Do nothing from selfishness or empty conceit, but with humility of mind regard one another as more important than yourselves; do not merely look out for your own personal interests, but also for the interests of others. Have this attitude in yourselves which was also in Christ Jesus, who, although He existed in the form of God, did not regard equality with God a thing to be grasped, but emptied Himself, taking the form of a bond-servant, and being made in the likeness of men. Being found in appearance as a man, He humbled Himself by becoming obedient to the point of death, even death on a cross. (Philippians 2:3-7)

Christianity and cynicism are completely at odds with one another. They might be similar in that both see the chance of being taken advantage of and exploited, but are completely different in how they respond to that chance. The cynical person lives based on fear and uses their knowledge of the risk as a reason to do nothing for those in need. The Christian, by contrast, makes a commitment to do good despite the strong possibility they will suffer great loss for their efforts.

A Christian must go to war with their cynicism, they must help that diseased man heaped at their doorstep, they must aid the broken traveler discarded along the path they trod and must make an unreasonable commitment to overcome evil with good. That is how soldiers win wars, they understand the risk and are still willing to sacrifice themselves for the cause. It takes courage to overcome our fears, to give ourselves as a sacrifice for the good of others, and live out the true meaning of Christmas.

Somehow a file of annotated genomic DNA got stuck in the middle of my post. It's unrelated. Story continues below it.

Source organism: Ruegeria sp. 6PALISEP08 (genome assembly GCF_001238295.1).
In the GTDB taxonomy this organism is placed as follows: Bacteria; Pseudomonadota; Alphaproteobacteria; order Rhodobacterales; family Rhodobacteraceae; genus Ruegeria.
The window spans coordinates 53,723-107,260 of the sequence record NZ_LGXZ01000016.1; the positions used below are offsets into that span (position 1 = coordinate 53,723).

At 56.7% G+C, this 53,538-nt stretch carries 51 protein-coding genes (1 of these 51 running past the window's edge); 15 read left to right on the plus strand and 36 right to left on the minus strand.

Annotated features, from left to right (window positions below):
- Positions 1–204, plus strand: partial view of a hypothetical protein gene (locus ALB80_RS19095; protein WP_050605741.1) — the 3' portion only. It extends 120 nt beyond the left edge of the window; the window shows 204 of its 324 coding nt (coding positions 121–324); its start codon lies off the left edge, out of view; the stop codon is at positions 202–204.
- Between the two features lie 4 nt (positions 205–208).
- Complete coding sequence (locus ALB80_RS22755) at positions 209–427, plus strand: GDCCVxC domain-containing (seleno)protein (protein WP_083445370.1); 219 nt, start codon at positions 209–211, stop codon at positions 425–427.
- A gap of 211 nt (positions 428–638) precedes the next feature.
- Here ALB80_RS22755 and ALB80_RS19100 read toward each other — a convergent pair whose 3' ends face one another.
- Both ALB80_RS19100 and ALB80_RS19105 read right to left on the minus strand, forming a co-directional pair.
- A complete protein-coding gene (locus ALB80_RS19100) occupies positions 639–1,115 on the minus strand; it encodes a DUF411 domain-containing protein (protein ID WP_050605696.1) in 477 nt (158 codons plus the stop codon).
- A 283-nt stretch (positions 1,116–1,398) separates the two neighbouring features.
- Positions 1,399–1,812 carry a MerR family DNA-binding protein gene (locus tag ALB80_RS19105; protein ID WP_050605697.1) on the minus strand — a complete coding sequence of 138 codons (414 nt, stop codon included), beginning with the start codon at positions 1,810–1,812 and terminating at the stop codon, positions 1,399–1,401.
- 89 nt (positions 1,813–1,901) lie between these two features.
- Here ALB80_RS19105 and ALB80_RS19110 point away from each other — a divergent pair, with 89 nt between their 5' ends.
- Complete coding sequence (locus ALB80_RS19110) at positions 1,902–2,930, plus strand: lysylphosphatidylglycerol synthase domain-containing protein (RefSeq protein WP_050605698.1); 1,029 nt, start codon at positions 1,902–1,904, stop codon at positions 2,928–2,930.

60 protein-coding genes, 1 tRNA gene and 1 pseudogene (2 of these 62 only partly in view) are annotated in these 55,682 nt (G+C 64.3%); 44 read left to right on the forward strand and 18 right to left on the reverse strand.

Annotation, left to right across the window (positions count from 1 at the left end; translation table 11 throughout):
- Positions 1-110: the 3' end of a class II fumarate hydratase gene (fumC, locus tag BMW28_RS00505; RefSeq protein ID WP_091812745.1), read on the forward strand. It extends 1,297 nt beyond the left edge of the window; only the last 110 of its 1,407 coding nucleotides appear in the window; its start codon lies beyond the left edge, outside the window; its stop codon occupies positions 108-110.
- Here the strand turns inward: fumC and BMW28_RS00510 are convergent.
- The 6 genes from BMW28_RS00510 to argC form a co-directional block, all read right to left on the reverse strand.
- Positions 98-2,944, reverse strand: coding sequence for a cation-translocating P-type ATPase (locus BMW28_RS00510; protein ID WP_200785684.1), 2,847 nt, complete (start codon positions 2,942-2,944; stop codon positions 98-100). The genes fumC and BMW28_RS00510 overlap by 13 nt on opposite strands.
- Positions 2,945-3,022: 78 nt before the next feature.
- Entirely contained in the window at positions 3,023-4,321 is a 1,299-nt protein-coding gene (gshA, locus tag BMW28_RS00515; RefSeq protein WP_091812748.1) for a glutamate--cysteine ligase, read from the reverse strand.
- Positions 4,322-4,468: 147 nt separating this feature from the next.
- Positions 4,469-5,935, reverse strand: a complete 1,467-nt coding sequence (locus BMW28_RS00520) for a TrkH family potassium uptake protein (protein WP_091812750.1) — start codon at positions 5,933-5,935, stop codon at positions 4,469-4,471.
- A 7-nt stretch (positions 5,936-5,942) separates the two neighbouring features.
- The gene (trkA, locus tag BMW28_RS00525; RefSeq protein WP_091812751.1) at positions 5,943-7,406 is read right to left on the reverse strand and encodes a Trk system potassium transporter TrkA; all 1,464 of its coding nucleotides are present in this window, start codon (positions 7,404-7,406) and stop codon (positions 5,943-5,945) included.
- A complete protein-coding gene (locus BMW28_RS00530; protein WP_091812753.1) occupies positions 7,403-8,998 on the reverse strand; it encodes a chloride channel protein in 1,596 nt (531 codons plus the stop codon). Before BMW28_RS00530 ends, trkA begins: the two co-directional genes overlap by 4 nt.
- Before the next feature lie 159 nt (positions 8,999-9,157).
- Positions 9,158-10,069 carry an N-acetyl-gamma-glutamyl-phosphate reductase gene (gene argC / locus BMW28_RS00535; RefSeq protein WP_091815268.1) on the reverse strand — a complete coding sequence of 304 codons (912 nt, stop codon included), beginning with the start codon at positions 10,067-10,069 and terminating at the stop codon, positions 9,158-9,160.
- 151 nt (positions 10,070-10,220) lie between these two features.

Be courageous and don’t let the scammers and schemers turn your Christmas spirit into cynicism!

Advertisements

A Tempest in a Coffee Cup?

Standard

One may think from the news coverage that Christians are out, torches and pitchforks in hand, looking for coffee shops to burn.  The story is that Starbucks isn’t exploiting Christmas enough and this lack of proper capitalization for a profit of holiday has offended the sentiments of the unwashed religionist hoards.

This fury seems to have originated with a humorous poke at a bland Starbucks holiday cup design.  It was escalated by a fuddy-duddy blowhard extraordinaire (aka Joshua Feuerstein) who, apparently not seeing the joke, posted a video that urged a movement to trick hapless minions of secularism (aka Starbucks employees) into saying Merry Christmas.